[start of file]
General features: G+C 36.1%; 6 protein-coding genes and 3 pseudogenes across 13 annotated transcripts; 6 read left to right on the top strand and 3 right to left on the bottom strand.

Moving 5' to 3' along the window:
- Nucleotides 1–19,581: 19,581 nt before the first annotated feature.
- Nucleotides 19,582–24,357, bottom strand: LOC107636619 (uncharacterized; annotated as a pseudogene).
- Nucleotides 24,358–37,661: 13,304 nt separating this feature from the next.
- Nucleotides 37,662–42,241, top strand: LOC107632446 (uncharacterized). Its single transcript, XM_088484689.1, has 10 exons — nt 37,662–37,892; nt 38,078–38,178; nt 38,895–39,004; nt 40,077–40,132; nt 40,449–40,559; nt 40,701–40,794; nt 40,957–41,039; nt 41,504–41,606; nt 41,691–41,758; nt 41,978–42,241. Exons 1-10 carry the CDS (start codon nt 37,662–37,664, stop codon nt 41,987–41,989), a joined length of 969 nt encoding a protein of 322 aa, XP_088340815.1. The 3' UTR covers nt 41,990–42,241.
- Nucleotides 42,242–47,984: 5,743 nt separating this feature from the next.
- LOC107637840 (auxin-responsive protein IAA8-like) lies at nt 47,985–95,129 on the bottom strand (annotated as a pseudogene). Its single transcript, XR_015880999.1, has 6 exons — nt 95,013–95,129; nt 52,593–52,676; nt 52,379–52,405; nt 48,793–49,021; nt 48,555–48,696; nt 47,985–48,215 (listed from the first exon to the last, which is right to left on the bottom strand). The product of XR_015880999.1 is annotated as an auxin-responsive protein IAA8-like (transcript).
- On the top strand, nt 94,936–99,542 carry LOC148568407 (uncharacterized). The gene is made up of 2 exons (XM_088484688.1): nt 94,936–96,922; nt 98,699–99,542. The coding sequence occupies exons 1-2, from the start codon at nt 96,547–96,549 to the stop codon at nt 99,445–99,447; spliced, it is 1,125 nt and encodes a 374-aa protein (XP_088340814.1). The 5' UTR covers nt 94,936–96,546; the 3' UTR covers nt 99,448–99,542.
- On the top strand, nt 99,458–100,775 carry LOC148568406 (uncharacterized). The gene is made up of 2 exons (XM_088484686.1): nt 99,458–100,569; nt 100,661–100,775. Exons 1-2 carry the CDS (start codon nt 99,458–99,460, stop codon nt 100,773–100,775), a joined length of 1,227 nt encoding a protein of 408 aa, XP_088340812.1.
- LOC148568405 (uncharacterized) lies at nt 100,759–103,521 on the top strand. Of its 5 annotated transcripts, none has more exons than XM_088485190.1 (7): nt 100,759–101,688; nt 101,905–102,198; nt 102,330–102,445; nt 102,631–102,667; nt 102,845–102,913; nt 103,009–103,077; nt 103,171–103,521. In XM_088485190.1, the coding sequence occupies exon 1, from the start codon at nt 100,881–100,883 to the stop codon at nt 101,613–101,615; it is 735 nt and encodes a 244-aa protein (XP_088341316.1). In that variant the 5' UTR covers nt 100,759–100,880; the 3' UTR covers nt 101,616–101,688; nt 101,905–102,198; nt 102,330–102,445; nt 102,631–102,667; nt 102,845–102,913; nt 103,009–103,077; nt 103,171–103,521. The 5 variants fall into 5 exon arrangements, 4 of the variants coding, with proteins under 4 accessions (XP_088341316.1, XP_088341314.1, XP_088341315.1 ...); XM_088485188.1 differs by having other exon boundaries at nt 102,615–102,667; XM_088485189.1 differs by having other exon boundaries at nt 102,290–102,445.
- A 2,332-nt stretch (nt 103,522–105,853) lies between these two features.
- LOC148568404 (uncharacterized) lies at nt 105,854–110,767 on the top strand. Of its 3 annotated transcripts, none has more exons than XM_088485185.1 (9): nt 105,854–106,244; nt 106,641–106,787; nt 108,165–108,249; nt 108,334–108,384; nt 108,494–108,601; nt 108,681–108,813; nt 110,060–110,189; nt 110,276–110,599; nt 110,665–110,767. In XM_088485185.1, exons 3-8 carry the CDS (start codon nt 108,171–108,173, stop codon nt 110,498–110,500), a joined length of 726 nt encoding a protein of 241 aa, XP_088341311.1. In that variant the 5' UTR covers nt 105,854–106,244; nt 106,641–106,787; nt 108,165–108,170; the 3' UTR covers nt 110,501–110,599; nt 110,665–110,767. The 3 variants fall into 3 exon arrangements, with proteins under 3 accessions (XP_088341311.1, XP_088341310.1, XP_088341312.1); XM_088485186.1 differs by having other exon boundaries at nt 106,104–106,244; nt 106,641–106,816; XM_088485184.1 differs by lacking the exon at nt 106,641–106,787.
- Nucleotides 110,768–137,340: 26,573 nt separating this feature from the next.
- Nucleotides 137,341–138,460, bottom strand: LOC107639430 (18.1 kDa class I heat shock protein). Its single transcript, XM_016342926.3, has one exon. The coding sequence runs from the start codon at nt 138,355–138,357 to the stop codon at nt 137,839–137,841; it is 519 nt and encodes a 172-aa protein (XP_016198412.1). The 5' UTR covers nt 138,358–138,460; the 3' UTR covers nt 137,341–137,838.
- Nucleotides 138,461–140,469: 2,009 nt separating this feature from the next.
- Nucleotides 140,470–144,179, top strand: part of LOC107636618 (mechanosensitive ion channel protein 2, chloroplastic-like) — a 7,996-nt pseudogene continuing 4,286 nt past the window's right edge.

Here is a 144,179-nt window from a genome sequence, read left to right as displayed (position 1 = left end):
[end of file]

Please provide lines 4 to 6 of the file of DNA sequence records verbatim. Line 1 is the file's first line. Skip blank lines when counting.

- Nucleotides 19,582–24,357, bottom strand: LOC107636619 (uncharacterized; annotated as a pseudogene).
- Nucleotides 24,358–37,661: 13,304 nt separating this feature from the next.
- Nucleotides 37,662–42,241, top strand: LOC107632446 (uncharacterized). Its single transcript, XM_088484689.1, has 10 exons — nt 37,662–37,892; nt 38,078–38,178; nt 38,895–39,004; nt 40,077–40,132; nt 40,449–40,559; nt 40,701–40,794; nt 40,957–41,039; nt 41,504–41,606; nt 41,691–41,758; nt 41,978–42,241. Exons 1-10 carry the CDS (start codon nt 37,662–37,664, stop codon nt 41,987–41,989), a joined length of 969 nt encoding a protein of 322 aa, XP_088340815.1. The 3' UTR covers nt 41,990–42,241.